The Marshchapel Mud War
Nobody knows who started the Mud War, who named it the Mud War, or at what point it became the Mud War. That is, when it escalated from a few kids down Harpham Road chucking clods at each other to a multi-day campaign between ill-delineated tribes. I’ve always steered clear of fighting, but even I got sucked into leaving the safety of number 17 to dash out into the next-door field and scramble down into the ditches, ready for another fray. I repeatedly ran inside crying because a hard bit of mud had cut my face, but I’d be back out again within the hour. Legging it, hiding, stashing reserves, building dens in the dykes. How could any kid resist?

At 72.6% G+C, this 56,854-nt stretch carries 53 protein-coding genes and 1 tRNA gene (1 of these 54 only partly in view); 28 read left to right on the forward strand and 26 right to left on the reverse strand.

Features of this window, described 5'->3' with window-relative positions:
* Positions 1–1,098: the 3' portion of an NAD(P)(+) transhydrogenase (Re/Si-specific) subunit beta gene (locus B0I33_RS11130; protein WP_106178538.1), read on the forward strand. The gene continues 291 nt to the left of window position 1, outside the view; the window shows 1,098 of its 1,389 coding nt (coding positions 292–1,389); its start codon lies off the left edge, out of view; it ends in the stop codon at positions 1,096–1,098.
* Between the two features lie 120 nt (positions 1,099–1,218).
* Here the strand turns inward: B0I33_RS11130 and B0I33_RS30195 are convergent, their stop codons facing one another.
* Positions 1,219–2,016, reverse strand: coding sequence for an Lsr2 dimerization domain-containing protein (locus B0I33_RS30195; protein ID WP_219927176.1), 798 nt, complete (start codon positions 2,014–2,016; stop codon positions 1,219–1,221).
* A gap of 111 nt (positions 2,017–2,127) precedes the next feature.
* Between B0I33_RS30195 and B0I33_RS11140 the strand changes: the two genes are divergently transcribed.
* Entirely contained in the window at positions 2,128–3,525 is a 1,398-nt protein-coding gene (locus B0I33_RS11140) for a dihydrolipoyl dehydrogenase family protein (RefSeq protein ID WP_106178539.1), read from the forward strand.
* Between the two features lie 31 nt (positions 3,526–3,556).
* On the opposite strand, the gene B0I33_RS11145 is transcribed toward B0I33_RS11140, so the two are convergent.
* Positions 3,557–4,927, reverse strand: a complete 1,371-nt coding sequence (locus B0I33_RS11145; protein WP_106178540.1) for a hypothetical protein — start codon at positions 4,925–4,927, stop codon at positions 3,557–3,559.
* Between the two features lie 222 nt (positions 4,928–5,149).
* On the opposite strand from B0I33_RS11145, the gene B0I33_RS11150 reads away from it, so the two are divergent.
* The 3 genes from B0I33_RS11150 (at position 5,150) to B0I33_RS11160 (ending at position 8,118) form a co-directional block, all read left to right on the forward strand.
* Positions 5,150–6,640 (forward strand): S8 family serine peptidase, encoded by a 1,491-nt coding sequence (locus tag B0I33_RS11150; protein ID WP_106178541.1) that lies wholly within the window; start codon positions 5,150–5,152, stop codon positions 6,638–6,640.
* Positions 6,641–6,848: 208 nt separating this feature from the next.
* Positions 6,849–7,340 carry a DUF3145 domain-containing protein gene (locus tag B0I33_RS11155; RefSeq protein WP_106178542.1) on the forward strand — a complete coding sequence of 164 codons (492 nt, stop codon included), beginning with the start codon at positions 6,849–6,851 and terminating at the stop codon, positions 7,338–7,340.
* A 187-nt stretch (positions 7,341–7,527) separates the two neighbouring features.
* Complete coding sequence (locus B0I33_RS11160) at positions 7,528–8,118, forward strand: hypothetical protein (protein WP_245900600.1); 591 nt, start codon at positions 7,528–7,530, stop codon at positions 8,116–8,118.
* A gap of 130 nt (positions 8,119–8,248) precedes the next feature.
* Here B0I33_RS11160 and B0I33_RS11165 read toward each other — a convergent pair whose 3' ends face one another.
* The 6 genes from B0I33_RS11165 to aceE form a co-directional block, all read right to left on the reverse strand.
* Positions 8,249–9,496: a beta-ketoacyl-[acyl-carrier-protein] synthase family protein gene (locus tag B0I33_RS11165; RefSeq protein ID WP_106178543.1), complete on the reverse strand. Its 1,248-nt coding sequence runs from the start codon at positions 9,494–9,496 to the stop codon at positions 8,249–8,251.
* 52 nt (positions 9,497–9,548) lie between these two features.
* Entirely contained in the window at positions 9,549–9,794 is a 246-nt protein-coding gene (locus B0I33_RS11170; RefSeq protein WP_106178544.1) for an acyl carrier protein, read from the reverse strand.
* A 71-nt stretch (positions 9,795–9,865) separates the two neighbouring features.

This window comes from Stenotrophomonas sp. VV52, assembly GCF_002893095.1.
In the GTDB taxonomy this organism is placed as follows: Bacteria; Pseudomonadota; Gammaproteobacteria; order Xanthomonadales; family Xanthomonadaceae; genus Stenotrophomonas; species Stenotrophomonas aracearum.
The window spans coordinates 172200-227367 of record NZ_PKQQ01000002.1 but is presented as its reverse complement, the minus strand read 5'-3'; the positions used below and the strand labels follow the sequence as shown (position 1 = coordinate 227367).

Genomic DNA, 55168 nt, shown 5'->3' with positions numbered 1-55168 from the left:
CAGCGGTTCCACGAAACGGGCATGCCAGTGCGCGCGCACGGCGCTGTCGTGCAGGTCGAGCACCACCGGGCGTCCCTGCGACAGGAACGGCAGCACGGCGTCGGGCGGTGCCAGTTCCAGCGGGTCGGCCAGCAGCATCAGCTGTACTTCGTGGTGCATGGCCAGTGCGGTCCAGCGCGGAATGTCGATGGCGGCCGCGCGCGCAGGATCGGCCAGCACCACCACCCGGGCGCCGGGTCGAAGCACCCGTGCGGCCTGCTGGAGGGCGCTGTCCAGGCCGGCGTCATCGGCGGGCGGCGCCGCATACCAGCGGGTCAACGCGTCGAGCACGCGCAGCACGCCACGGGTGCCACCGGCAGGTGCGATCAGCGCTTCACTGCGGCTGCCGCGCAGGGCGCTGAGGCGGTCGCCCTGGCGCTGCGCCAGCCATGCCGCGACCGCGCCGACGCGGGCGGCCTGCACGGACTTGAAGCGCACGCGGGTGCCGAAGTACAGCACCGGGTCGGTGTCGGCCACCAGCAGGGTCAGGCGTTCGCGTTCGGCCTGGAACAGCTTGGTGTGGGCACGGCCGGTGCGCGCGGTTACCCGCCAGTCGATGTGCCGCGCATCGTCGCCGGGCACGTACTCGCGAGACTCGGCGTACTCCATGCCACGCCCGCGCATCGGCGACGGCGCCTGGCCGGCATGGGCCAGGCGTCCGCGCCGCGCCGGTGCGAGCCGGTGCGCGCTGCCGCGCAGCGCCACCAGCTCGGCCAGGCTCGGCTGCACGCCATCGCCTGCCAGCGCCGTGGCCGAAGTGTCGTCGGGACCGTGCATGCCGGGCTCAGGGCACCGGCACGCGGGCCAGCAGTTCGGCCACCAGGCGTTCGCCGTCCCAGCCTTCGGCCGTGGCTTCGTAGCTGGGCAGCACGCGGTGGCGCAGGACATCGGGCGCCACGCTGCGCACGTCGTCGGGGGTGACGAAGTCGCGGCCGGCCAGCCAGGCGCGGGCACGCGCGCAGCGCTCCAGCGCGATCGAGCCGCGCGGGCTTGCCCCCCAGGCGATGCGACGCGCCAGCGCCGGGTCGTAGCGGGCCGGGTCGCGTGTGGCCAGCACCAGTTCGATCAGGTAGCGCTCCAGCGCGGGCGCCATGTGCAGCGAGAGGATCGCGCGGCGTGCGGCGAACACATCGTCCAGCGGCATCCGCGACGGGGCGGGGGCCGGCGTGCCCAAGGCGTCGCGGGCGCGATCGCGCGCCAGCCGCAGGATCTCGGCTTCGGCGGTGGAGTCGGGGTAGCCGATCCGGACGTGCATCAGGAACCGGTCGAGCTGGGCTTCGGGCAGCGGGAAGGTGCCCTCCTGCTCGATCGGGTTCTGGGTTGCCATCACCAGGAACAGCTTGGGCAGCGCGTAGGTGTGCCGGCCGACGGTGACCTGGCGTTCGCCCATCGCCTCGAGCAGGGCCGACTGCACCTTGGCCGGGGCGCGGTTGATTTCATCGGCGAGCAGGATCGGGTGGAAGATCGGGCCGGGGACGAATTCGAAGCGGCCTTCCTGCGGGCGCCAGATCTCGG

After three days, the Mud War faded out. The ringleaders grew bored, we were all scratched to ribbons and satisfaction ruled. Great battle had been done. Nobody cared who’d won.
26 Memory Maps was deceptively tricky to realise. It was easy enough to return to the street where I grew up, but turning my memories into an interesting visual thing was much harder. I wanted to incorporate the music of my childhood (a mix of my Mum and Dad’s tastes) and a mixture of positive and negative recollections. After several abandoned versions, including star charts and collages, I finally came up with scraps from a storyboard, an imagined movie about my early life. Sabine, my editor, suggested setting these frames on a hand-drawn map, and the contrast works really well.